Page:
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Goin’ Japanesque!

Jigokudani Monkey Park in Nagano: See Snow Monkeys Enjoying Hot Springs!

It is an 8 km drive from Shinshu Nakano Interchange on the Joshin-Etsu Express Way and another 30 minutes walk Kanbayashi Onsen hot spring where the parking area is. When you come out of the dark mountain path, you will come to a place where you can observe a group of monkeys, perhaps more than 50 bodies, doing whatever they like as they are. This time we are introducing “Jigokudani Yaen Koen (Wild Snow Monkey Park)”, which is the best facility in the world that allows visitors close observation of wild Japanese monkeys.

 

Adventure Starts on the Way There!

In order to catch such the rare sight, you will have to walk the narrow mountain path leading to the park for at least 30 minutes.

I visited the park in the middle of March, and there was plenty of snow left on the roads. As this author was not accustomed to walking on a snowy road, my walking was uncertain. The lady of the store at the entrance of the path worried about me and recommended wearing snow boots. But as I kept walking, while sensing the effect of the snow, I eventually learned to walk naturally. If you are unsure of walking on a snowy road, it’s a good idea to prepare snow boots before coming.

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Writer’s Photo: View of Deeper Mountain Area Seen from the Mountain Path

Tourists walk in a line in order to see Japanese monkeys in the mountain where roads are hardly maintained. The “snow monkeys” soaking in onsen hot springs are so famous overseas that this place may typically gather many foreign tourists.

 

Arrival: There Were More Japanese Monkeys Than I’d Ever Seen!

When you come out of the narrow path, the beautiful mountain scenery opens up in front of you.

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Writer’s Photo

Finally we arrive at the Jigokudani Yaen Koen. The admission fees are 500 yen for adults, and 250 yen for children (as of October 2016).

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Writer’s Photo: Monkeys Looking for Food

Until we go through the entrance, there is not the slightest sign of monkeys or cries heard. But immediately after we enter the park, a monkey carrying a baby monkey on its abdomen passes our side. I let out a cry of surprise without knowing. When I looked around carefully, there are so many monkeys; more than I have ever seen before!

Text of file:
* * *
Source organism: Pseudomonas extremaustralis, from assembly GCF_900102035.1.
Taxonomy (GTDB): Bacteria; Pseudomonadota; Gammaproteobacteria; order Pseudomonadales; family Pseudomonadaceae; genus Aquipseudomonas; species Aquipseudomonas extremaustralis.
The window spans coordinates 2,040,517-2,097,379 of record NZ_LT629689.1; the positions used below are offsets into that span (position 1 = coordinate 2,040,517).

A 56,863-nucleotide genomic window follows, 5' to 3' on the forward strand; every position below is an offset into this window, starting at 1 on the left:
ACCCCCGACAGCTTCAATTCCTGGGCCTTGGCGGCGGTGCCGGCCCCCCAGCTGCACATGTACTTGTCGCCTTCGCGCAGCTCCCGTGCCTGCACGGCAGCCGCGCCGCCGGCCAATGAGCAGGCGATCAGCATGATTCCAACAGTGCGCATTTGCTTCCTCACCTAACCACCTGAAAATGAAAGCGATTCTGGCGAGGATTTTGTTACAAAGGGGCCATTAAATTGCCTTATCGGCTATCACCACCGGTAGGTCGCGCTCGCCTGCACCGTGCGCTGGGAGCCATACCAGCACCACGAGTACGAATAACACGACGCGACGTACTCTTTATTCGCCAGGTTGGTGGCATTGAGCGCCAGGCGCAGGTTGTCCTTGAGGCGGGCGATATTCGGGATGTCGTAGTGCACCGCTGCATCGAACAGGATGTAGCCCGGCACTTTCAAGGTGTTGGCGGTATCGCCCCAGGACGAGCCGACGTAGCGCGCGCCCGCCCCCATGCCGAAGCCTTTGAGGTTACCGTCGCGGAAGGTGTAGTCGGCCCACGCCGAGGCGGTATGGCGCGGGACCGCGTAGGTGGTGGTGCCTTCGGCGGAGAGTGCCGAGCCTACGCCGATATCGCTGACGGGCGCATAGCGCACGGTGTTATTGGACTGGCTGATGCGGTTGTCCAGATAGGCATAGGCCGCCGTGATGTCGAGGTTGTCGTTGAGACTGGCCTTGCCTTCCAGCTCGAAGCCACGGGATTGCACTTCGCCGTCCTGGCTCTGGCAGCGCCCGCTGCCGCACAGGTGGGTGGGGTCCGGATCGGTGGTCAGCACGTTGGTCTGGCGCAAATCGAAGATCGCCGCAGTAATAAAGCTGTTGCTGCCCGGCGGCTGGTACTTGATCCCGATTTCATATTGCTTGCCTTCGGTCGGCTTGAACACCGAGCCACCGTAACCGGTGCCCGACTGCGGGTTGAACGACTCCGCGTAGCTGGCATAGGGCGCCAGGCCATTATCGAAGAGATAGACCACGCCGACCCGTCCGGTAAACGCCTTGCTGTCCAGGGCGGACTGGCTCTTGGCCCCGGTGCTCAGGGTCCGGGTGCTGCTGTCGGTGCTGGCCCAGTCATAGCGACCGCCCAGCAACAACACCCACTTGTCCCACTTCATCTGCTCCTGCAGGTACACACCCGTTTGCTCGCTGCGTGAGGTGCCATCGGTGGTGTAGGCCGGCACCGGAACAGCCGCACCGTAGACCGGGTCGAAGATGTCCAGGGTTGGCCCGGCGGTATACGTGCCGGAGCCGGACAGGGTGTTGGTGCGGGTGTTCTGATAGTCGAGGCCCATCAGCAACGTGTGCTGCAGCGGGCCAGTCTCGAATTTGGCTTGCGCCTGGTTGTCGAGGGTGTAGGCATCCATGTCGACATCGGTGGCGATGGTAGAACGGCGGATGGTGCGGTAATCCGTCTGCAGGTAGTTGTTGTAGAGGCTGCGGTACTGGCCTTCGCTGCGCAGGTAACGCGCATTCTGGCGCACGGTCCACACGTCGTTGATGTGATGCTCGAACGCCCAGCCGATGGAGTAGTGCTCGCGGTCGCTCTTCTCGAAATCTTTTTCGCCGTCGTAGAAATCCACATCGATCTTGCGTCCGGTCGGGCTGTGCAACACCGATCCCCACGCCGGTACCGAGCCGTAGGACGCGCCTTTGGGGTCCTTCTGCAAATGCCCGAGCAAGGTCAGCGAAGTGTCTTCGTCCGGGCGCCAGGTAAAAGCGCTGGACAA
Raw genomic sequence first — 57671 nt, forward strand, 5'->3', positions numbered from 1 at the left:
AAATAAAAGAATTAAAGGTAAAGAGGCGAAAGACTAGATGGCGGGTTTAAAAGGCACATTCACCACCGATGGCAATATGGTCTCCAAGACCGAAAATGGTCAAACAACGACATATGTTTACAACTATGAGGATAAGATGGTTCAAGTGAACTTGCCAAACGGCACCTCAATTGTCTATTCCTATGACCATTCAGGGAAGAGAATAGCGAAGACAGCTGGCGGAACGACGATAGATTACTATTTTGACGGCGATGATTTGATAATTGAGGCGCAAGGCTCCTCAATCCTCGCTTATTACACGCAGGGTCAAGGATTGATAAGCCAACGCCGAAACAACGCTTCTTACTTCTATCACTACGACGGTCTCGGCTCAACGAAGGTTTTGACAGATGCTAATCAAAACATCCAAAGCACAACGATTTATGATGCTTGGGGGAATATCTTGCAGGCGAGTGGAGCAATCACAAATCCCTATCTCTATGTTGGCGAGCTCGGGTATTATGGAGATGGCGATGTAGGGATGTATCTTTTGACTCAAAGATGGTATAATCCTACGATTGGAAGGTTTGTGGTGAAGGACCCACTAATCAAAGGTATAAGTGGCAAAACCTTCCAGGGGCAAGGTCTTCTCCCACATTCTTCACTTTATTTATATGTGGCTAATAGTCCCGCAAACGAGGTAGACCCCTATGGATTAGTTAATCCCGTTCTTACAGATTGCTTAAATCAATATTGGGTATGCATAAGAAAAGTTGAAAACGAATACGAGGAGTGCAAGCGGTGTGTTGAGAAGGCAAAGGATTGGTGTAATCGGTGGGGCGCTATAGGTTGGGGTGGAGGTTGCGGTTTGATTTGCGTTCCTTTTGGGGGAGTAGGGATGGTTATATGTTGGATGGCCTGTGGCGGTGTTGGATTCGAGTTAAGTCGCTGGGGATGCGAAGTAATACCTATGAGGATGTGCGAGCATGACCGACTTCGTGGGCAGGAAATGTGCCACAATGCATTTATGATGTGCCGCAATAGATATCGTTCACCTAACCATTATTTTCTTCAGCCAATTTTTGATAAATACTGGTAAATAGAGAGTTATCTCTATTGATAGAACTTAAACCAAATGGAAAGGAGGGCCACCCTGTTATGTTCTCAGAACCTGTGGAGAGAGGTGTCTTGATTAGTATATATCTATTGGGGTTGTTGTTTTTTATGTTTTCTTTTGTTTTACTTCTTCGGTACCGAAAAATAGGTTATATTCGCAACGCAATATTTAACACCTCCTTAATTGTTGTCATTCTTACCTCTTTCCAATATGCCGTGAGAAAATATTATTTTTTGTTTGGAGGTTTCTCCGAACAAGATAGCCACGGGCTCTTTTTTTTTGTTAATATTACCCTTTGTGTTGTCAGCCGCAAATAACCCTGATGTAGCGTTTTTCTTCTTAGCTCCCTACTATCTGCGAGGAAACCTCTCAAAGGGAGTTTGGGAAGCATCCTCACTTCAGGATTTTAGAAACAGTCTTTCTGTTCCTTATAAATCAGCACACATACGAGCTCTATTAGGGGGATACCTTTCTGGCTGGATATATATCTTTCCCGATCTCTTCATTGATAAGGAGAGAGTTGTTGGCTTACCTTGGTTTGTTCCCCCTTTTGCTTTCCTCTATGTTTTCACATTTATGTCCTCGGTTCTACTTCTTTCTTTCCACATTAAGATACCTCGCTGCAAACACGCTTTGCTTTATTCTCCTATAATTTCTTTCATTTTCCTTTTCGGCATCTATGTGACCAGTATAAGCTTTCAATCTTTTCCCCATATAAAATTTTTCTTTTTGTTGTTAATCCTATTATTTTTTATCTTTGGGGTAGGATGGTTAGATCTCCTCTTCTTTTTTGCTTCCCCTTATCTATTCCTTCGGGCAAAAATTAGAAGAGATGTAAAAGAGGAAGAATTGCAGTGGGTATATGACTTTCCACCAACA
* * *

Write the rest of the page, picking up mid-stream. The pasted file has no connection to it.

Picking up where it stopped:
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Writer’s Photo

While I was stunned and kept watching the sight, I saw three small monkeys slip through visitors’ legs at tremendous speed. Child monkeys appeared to be truly enjoying themselves, running and playing, and I noticed that the monkeys are very emotionally expressive.

 

Monkeys Relaxing in the Onsen

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Writer’s Photo

In the cold season when snow still remains, you can catch the famous sight of monkeys enjoying onsen hot springs. Their facial expressions look so relaxed that it reminds us of scenes in bathhouses for humans.

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Writer’s Photo

This place is surrounded by steep cliffs with puffs of steam rising from hot spring fountains, and people started calling it “Jigokudani (hell valley)” sometime in the past. In the winter the lowest temperature goes below -10℃ and it snows more than 1m. The harshness of this environment resembles to that of Shimokita Peninsula, the north most peninsula of Honshu Island, which is known as northern limit of habitable zone for primates other than humans.

Japanese monkeys live in the deep mountains under harsh climate conditions, and these animals used to be rarely seen by ordinary people. But this “Jigokudani Yaen Koen” was built so that anyone can easily observe Japanese monkeys.

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Writer’s Photo

The park is a facility strictly for observation, thus actions to feed the monkeys, aggressively touch them, or talk to them too closely are prohibited. Many people bring selfie sticks to tourist destinations, but its use is banned here. By people following these rules of conduct, the monkeys show their natural appearance in the wild without reacting to the human existence even though they recognize it.

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Writer’s Photo: Look at This Sign on the Mountain Path!

The presence of the monkeys we get here is no comparison to what we feel at a monkey colony in a zoo. I was so mesmerized at the sight of monkeys that the time slipped away so fast. I cannot help but feel an intimate affinity to the monkeys who are primates like us.

 

By witnessing a community full of vitality that continues to live independently of a civilized society, I felt inexplicably content. When you have a chance to visit Nagano Prefecture, how about going to see the wild Japanese Monkeys? Information: Map

Related: Other Monkey Articles

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